Looking at my own set-up, how this would work is that Lowe would be the main connection between the midfield and defence. He’d be the Steady-Eddie in the middle that does the unspectacular but necessary job of maintaining possession while the players further forward run to find space where they can attack. This frees up the remaining 2 midfielders either side to run into the channels, carry it forward through the centre or pick out a running front man easier with 3 guaranteed options in front of them instead of the usually double marked lone striker. Then when defending against the opposition, the 2 midfielders can hold the line strong enough for one of the wingers or both in more desperate moments to help out. It’s why I recommend someone with more of an engine and defensive presence like Vela and Williams as opposed to Oztumer but if you still feel like Ozzie can do the job, I wouldn’t complain. Either way, it frees the shackles a bit for our midfielders who do prefer to run the ball forward.
The Front 3
Now comes the part that theoretically, should make the biggest impact on Bolton’s current woes. Having more options up front to create chances. There is no denying that part of the reason we don’t create enough chances is that we leave ourselves too wide a gap between the midfield and the lone striker too often. As good as the strikers can be at holding the ball, they’re often forced to hold it too long and risk getting tackled or jostled off the ball from too much pressure while waiting for the rest of the team to make their way up the pitch. Having the wingers pushed further up should reduce that issue in giving the striker someone to play off or play the ball too upon having the ball inevitably booted up field. Now, choosing Doidge was more a matter of having the most natural goalscorer in our squad playing but he still has that physical presence in the air to be a threat from those kind of positions and make this position work. With extra men around to take the pressure off him, he should be able to have more opportunity to make runs around the defence to get in goalscoring positions.
Now the wingers. Sammy is a no brainer for the right wing. Probably the best dribbler in our team, he easily takes the right hand side and his height naturally lends itself to being a nuisance to defenders physically. Letting him play further up where his tricky dribbling can unlock a chance out of nowhere is a powerful weapon for us. Yanic meanwhile on the other side, though he can have the touch of an elephant, his pace is scary. If he utilises that effectively and gets behind the defence or gets it forward quick enough so that the defence is still rattled enough for Doidge to get away from his marker, he is an undeniable asset. His confidence may be too rattled right now from being alienated after a couple poor performances but this advanced positioning could be the key to having a confident and effective Yanic as it appeals to his natural attacking instincts.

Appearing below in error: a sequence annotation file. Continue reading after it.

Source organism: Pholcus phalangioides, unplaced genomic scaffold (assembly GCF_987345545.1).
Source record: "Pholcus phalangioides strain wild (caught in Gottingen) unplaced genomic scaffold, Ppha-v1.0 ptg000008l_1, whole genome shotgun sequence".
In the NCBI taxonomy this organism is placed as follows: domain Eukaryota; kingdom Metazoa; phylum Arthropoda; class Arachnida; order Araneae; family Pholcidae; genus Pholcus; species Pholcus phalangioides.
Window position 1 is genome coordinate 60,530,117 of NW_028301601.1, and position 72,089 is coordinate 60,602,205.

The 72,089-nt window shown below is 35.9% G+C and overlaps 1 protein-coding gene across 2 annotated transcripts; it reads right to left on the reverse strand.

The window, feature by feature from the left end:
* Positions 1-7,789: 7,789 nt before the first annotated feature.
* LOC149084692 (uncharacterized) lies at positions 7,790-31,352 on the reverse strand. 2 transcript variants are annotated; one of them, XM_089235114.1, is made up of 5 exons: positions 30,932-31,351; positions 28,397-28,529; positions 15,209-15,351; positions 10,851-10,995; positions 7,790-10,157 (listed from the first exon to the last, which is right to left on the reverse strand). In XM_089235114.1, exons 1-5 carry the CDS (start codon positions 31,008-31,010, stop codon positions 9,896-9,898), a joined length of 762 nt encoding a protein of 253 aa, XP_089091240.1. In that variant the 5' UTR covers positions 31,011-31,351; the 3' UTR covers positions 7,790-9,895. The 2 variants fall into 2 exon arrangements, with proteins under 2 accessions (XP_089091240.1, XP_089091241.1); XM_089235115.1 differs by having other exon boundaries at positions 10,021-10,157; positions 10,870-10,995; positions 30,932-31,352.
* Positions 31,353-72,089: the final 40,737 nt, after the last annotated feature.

Here’s the part of the Front 3 though that may work against Yanic however. The idea of having them further up is that only one winger will need to drop back to help screen the opposition with the Midfield 3 at any given time. This would leave the other winger to only fall back enough so that they are in a position to claim the ball and can produce a quick counter with the connecting option of Doidge to play off of since he isn’t isolated. Or they can swap defensive responsibilities if the opposition decide to switch in their point of attack. Yanic isn’t one for tracking back so you may wish to play Buckley instead who can do that job better. In the end, that’s down to your personal preference. Buckley can be unplayable on his day but Yanic is a scarier thought for an opposing defender if he can get back in form.
The idea of this set-up is to make the best use of both sides of what people want. Parkinson is understandably afraid of being absolutely battered by the opposition but it can lead to being too restrictive in our attacking set-up. Meanwhile, the fans are praying for more attacking football but sometimes forget that we don’t have the quality of some of the other sides around us to play fluid possession based football consistently throughout a game. This system is designed to make more use of our attacking assets and give us more options going forward in general, especially on the counter-attack, without sacrificing too much of the defensive fortitude that has saved our skins in the past.
Will this cure all our woes? Of course not. We still have issues and areas of weakness that can’t just be solved with a change of formation. Will it be necessary to use in every game? Again, of course not. This system has its flaws like any other and sometimes a different set-up is necessary every now and again to keep the opposition on their toes. Should it be used though as the default option from now on to utilise our options to their full potential? In my opinion, yes. Though it may take a little bit of time to fully adjust to it and gain confidence in this formation, if we stick by it, I firmly believe that it is the best set-up we can implement to reduce our misfortunes and ensure a more comfortable Championship season.
Do you disagree? Do you have any further points you can add to this? Let me know.